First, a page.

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Sony XDCAM EX Pro Handhelds
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Old July 2nd, 2008, 06:17 AM   #1
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Sony PMW-EX1 + Photographer's Flash = Disaster??

Greeting.

I'm planning to shoot using EX1 for wedding event. But someone told me if we shoot at the same time the photographer fire a photography flash, our footage will have a problem. Kind of like a white bar across the horizontally.

Does anyone ever have a problem on their footage shot with EX1 when there was a photography flash??

Thanks
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Old July 2nd, 2008, 06:23 AM   #2
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There's a lot on the forum about this. Try searching for "partial exposure"

Some consider it a bigger problem then others, but there is definitely an issue, as there is with any CMOS "rolling shutter" camera.
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Old July 2nd, 2008, 07:51 AM   #3
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Yes

Yep, it happens with my Sony V1us, but I'm one of those that doesn't see it as a big deal, obviously in the case of a strobes such as a dance floor, it could be an issue.
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Old July 2nd, 2008, 09:25 AM   #4
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That "rolling shutter" split screen is most likely to happen when the flash fills the major portion of the frame. I certainly got no rolling shutter from shooting fireworks and the occasional photographer's flash near by had no impact since it wasn't filling the frame.

While it certainly will look different than video from a CCD camera, different is not necessarily "worse."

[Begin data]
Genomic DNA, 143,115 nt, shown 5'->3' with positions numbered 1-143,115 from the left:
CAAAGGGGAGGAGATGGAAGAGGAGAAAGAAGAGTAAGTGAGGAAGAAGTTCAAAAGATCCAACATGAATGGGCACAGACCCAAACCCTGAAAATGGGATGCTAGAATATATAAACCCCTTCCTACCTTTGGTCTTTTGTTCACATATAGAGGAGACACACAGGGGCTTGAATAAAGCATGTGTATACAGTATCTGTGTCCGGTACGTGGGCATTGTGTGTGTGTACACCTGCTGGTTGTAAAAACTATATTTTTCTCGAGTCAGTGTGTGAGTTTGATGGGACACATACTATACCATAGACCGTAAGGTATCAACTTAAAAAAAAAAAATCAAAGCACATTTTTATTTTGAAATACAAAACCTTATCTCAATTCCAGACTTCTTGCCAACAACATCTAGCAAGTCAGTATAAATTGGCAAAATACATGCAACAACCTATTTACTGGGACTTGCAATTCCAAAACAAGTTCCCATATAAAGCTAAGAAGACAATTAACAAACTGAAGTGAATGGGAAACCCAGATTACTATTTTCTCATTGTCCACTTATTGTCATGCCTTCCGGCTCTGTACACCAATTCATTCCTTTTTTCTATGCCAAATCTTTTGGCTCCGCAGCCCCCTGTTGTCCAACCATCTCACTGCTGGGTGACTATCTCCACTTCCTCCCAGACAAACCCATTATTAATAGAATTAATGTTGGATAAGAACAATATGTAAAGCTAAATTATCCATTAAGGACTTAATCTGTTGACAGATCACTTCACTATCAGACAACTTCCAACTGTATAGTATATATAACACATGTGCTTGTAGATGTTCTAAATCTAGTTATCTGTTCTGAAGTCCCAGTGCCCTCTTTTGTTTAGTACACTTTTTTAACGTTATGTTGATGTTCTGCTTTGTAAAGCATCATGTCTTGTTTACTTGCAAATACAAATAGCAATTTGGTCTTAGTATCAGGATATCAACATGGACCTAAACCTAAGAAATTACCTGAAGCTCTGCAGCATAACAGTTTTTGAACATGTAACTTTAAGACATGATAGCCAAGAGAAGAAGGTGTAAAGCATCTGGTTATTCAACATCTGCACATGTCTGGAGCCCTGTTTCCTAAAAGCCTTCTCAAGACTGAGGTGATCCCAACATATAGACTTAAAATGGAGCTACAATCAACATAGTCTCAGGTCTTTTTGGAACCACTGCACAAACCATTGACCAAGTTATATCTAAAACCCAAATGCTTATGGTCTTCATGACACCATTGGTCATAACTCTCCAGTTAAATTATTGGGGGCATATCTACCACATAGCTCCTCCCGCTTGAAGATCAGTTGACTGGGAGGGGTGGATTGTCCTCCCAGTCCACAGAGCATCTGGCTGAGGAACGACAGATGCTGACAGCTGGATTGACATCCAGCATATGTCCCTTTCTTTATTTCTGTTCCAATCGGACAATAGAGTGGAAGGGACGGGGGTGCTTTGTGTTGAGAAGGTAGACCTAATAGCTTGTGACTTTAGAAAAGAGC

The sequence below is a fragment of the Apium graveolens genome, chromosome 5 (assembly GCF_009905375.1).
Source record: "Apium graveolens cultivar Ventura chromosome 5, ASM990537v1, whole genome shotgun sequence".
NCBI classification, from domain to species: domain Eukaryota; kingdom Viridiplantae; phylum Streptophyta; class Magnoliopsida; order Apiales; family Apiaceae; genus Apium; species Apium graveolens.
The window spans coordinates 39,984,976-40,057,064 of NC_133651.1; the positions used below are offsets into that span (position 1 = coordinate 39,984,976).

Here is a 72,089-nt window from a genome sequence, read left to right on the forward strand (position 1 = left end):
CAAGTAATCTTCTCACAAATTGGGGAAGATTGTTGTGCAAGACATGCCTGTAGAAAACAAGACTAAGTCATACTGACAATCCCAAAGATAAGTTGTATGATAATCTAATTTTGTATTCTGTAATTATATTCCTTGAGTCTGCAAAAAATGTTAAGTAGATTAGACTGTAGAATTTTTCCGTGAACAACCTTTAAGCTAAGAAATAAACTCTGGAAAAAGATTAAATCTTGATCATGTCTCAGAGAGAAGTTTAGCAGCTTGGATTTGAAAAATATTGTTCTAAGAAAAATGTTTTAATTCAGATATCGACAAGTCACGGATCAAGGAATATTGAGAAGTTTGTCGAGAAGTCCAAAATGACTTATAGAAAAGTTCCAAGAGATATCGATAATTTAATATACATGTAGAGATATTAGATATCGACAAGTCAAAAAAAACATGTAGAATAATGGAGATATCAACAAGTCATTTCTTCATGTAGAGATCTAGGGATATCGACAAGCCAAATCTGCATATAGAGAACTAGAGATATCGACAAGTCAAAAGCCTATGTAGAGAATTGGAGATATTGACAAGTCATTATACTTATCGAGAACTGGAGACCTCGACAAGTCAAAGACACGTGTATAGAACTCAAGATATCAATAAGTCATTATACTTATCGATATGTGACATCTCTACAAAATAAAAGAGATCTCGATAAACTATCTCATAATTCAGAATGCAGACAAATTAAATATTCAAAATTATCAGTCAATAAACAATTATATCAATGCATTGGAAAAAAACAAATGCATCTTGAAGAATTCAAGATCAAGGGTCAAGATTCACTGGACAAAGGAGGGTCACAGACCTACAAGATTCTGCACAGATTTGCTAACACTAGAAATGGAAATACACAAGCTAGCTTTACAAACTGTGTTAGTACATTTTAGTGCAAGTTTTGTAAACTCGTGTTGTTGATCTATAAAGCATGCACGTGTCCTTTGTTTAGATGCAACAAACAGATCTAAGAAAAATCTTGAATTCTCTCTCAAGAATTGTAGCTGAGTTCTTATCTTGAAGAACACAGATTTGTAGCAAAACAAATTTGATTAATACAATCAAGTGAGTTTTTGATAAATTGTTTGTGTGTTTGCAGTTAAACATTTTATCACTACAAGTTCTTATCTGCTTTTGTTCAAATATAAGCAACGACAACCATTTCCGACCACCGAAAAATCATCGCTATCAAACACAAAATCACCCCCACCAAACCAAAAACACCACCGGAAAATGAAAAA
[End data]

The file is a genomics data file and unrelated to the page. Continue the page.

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Old July 2nd, 2008, 09:30 AM   #5
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Compared to what?

What sort of disaster are you speaking of? What cam did you use before? In my experience is that the cam handles it the same as the VX2000, the Z1U and the A1U. The JVC cams seem to do the same thing as well as the Cannon if I'm not mistaken.

All of my freelance people use different gear and this issue is there in almost all of the cams they use. Some to a lesser degree ( maybe SD cams less?).

If you are going to use major slo-mo all the time then it may get a little wierd but you could also cherry pick the shots that don't have the flash in it..... if possible.

Hope this helps
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Old July 2nd, 2008, 09:41 AM   #6
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I recently shot a reception for a local judge. There was a still photographer wandering around the room flashing throughout the duration of the event. No problem for me at all. The video looked fine.
Shooting 1080 60i.

kj
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Old July 2nd, 2008, 09:55 AM   #7
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My only fear about this issue is if the half exposure catches your eye as it goes by.

Flahes never make a scene look nice, but if they are uniform, there is not much to focus on.

If a bar of white or at least highlights goes by, it might jump out and look like a video error.

Can you owners of EX's give some more input on this?

I am looking at a possible purchase and do a lot of live event shooting where,

- people are in the crowd and shoot flashes at the stage
- lighting effects from the show are sometimes flashy
- there is a photog present and shooting with me

If it helps, I will probably be shooting in 720p60.

This is the main hangup for me to consider this camera for purchase because I will probably want more than one, and I would like to be able to use it for any job.

Thanks for more input on this topic which is difficult to test before using it on a gig.

Last edited by Tim Polster; July 2nd, 2008 at 11:05 AM.
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Old July 2nd, 2008, 09:56 AM   #8
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Shot 2 weddings n I have seen the prob several times but no one complains cuz it happens so fast. Half the screen has a flash/washed out look while the other is ok for spilt sec.
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Old July 2nd, 2008, 10:13 AM   #9
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You can have partial exposure with (fast) photography flashes or muzzle fire. You can reduce the 'problem' by not using the shutter (shutter off). High shutter speeds will make this more apparent. Use ND's and stop down instead.

In real life this is rarely a problem and you can fix photo flashes in post by just blowing out the frame.

George/
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Old July 2nd, 2008, 10:53 AM   #10